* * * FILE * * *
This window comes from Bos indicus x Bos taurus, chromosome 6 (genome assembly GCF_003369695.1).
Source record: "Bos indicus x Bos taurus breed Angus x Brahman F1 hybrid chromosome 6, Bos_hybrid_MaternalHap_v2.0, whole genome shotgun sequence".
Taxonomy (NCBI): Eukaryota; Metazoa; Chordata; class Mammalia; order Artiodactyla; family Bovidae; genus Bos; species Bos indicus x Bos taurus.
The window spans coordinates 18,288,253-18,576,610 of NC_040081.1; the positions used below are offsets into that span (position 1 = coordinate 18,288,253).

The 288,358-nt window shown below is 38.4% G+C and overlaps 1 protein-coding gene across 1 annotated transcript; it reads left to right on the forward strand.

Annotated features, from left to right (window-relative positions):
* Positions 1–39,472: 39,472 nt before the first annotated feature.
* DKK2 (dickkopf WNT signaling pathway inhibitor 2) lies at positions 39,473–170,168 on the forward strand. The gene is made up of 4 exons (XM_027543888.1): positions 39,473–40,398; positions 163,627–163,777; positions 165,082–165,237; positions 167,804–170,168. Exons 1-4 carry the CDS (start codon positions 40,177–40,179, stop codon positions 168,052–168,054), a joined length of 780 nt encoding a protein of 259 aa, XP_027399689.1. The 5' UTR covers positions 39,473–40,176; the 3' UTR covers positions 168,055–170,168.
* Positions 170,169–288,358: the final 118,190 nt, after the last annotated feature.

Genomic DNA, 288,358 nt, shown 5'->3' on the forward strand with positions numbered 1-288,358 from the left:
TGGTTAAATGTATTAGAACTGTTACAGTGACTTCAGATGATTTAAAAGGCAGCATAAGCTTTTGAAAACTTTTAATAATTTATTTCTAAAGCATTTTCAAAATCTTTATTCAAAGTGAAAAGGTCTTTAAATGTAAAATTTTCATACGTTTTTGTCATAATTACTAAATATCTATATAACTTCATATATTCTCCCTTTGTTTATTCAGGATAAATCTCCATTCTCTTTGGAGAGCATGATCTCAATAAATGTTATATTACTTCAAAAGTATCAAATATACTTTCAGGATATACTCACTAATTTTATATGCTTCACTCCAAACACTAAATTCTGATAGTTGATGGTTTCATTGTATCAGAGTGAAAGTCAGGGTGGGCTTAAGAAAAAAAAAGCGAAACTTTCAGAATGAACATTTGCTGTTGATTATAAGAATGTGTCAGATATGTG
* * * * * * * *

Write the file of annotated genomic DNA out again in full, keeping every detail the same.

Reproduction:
This window comes from Bos indicus x Bos taurus, chromosome 6 (genome assembly GCF_003369695.1).
Source record: "Bos indicus x Bos taurus breed Angus x Brahman F1 hybrid chromosome 6, Bos_hybrid_MaternalHap_v2.0, whole genome shotgun sequence".
Taxonomy (NCBI): Eukaryota; Metazoa; Chordata; class Mammalia; order Artiodactyla; family Bovidae; genus Bos; species Bos indicus x Bos taurus.
The window spans coordinates 18,288,253-18,576,610 of NC_040081.1; the positions used below are offsets into that span (position 1 = coordinate 18,288,253).

The 288,358-nt window shown below is 38.4% G+C and overlaps 1 protein-coding gene across 1 annotated transcript; it reads left to right on the forward strand.

Annotated features, from left to right (window-relative positions):
* Positions 1–39,472: 39,472 nt before the first annotated feature.
* DKK2 (dickkopf WNT signaling pathway inhibitor 2) lies at positions 39,473–170,168 on the forward strand. The gene is made up of 4 exons (XM_027543888.1): positions 39,473–40,398; positions 163,627–163,777; positions 165,082–165,237; positions 167,804–170,168. Exons 1-4 carry the CDS (start codon positions 40,177–40,179, stop codon positions 168,052–168,054), a joined length of 780 nt encoding a protein of 259 aa, XP_027399689.1. The 5' UTR covers positions 39,473–40,176; the 3' UTR covers positions 168,055–170,168.
* Positions 170,169–288,358: the final 118,190 nt, after the last annotated feature.

Genomic DNA, 288,358 nt, shown 5'->3' on the forward strand with positions numbered 1-288,358 from the left:
TGGTTAAATGTATTAGAACTGTTACAGTGACTTCAGATGATTTAAAAGGCAGCATAAGCTTTTGAAAACTTTTAATAATTTATTTCTAAAGCATTTTCAAAATCTTTATTCAAAGTGAAAAGGTCTTTAAATGTAAAATTTTCATACGTTTTTGTCATAATTACTAAATATCTATATAACTTCATATATTCTCCCTTTGTTTATTCAGGATAAATCTCCATTCTCTTTGGAGAGCATGATCTCAATAAATGTTATATTACTTCAAAAGTATCAAATATACTTTCAGGATATACTCACTAATTTTATATGCTTCACTCCAAACACTAAATTCTGATAGTTGATGGTTTCATTGTATCAGAGTGAAAGTCAGGGTGGGCTTAAGAAAAAAAAAGCGAAACTTTCAGAATGAACATTTGCTGTTGATTATAAGAATGTGTCAGATATGTG